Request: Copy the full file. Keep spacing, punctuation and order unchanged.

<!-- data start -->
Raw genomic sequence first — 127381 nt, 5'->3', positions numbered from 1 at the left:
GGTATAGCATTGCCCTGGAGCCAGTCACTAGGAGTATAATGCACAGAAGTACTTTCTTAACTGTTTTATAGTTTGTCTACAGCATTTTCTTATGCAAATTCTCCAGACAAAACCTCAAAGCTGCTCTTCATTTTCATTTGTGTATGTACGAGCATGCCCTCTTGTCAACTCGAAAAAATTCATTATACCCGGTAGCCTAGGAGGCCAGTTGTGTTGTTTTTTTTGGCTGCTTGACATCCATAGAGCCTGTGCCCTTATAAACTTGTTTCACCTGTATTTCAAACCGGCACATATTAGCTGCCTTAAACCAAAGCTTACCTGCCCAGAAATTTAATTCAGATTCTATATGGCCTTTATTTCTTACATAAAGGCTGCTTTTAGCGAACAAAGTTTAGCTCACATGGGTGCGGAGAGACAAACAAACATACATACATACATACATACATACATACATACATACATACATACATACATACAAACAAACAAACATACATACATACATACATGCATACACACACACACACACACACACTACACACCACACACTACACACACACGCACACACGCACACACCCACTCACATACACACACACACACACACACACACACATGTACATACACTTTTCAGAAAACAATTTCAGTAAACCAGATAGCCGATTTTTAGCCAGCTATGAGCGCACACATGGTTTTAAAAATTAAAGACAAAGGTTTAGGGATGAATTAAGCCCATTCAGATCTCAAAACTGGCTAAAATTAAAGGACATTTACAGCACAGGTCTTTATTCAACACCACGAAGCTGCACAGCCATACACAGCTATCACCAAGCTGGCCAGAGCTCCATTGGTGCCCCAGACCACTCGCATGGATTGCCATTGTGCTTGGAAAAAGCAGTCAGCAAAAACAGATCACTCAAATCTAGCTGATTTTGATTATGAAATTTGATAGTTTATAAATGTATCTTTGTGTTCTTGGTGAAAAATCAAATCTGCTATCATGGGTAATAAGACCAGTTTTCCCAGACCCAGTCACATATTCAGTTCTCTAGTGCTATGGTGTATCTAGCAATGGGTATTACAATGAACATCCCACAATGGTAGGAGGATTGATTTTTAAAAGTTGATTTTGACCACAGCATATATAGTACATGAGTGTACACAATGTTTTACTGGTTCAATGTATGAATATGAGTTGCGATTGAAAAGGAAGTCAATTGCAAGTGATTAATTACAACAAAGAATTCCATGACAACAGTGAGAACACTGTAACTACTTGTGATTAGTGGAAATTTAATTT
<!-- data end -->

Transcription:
Raw genomic sequence first — 127381 nt, 5'->3', positions numbered from 1 at the left:
GGTATAGCATTGCCCTGGAGCCAGTCACTAGGAGTATAATGCACAGAAGTACTTTCTTAACTGTTTTATAGTTTGTCTACAGCATTTTCTTATGCAAATTCTCCAGACAAAACCTCAAAGCTGCTCTTCATTTTCATTTGTGTATGTACGAGCATGCCCTCTTGTCAACTCGAAAAAATTCATTATACCCGGTAGCCTAGGAGGCCAGTTGTGTTGTTTTTTTTGGCTGCTTGACATCCATAGAGCCTGTGCCCTTATAAACTTGTTTCACCTGTATTTCAAACCGGCACATATTAGCTGCCTTAAACCAAAGCTTACCTGCCCAGAAATTTAATTCAGATTCTATATGGCCTTTATTTCTTACATAAAGGCTGCTTTTAGCGAACAAAGTTTAGCTCACATGGGTGCGGAGAGACAAACAAACATACATACATACATACATACATACATACATACATACATACATACATACATACAAACAAACAAACATACATACATACATACATGCATACACACACACACACACACACACTACACACCACACACTACACACACACGCACACACGCACACACCCACTCACATACACACACACACACACACACACACACATGTACATACACTTTTCAGAAAACAATTTCAGTAAACCAGATAGCCGATTTTTAGCCAGCTATGAGCGCACACATGGTTTTAAAAATTAAAGACAAAGGTTTAGGGATGAATTAAGCCCATTCAGATCTCAAAACTGGCTAAAATTAAAGGACATTTACAGCACAGGTCTTTATTCAACACCACGAAGCTGCACAGCCATACACAGCTATCACCAAGCTGGCCAGAGCTCCATTGGTGCCCCAGACCACTCGCATGGATTGCCATTGTGCTTGGAAAAAGCAGTCAGCAAAAACAGATCACTCAAATCTAGCTGATTTTGATTATGAAATTTGATAGTTTATAAATGTATCTTTGTGTTCTTGGTGAAAAATCAAATCTGCTATCATGGGTAATAAGACCAGTTTTCCCAGACCCAGTCACATATTCAGTTCTCTAGTGCTATGGTGTATCTAGCAATGGGTATTACAATGAACATCCCACAATGGTAGGAGGATTGATTTTTAAAAGTTGATTTTGACCACAGCATATATAGTACATGAGTGTACACAATGTTTTACTGGTTCAATGTATGAATATGAGTTGCGATTGAAAAGGAAGTCAATTGCAAGTGATTAATTACAACAAAGAATTCCATGACAACAGTGAGAACACTGTAACTACTTGTGATTAGTGGAAATTTAATTT